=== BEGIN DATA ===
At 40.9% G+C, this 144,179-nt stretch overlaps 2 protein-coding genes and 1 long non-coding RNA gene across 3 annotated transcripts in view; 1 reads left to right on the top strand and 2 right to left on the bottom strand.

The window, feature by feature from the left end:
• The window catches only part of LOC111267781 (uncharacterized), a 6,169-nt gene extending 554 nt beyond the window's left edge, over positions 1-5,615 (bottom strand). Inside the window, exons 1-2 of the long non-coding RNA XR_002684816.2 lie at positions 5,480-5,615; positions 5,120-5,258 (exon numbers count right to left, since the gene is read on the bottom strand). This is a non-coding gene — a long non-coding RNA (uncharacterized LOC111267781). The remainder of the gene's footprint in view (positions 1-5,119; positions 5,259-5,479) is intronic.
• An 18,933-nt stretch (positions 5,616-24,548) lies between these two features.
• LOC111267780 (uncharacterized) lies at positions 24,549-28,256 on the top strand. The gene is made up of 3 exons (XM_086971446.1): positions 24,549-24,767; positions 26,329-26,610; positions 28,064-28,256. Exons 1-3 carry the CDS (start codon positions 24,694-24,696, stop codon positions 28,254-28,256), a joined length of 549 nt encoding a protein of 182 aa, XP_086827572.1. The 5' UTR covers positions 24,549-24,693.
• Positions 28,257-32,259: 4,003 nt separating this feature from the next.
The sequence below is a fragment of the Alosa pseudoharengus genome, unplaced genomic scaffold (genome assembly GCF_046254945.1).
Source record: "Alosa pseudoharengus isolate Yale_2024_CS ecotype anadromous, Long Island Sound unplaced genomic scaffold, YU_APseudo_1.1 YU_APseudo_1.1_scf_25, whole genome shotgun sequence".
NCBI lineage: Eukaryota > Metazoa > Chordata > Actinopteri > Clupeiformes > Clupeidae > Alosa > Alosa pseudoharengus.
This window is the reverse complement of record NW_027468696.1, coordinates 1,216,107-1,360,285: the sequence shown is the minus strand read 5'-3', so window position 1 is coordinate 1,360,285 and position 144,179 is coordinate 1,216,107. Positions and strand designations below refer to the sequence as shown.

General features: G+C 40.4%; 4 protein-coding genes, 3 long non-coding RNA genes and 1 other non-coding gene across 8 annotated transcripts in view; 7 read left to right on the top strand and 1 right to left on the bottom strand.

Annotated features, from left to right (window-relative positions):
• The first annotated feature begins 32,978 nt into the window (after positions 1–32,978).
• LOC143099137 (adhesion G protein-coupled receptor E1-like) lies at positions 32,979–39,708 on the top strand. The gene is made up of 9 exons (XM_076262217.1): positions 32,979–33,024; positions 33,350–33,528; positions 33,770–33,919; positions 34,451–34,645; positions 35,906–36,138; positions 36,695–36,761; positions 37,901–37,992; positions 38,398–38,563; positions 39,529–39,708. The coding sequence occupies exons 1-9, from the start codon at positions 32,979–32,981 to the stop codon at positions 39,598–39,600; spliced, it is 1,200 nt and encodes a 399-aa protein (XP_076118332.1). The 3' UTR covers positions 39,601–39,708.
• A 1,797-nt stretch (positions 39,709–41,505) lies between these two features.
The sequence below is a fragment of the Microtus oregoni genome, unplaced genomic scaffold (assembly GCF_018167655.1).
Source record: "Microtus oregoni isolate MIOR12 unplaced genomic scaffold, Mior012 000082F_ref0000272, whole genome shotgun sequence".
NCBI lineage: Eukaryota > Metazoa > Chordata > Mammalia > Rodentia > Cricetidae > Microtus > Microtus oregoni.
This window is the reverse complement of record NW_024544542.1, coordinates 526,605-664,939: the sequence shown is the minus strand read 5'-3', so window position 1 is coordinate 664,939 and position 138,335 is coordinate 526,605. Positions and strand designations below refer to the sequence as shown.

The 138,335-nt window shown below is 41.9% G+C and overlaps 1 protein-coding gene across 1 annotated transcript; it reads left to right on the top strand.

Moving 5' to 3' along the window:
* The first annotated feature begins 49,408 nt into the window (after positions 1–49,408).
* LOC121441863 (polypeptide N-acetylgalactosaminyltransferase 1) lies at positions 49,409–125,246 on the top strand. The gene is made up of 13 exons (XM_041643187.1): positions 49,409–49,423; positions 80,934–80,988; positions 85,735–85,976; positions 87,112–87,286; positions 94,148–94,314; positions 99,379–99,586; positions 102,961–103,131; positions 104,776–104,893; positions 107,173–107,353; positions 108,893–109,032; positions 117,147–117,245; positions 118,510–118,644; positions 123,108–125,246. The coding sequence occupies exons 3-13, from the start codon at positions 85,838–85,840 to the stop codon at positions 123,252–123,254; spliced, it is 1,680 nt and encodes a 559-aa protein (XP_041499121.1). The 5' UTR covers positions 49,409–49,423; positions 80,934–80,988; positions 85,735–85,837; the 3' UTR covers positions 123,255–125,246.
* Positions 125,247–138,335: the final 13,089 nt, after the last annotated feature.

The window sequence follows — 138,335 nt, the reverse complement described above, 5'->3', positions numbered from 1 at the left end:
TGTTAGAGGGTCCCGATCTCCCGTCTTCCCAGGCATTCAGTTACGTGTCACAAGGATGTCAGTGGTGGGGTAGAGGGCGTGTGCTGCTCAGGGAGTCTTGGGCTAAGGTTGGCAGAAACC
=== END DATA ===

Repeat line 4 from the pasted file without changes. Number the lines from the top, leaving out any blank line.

• An 18,933-nt stretch (positions 5,616-24,548) lies between these two features.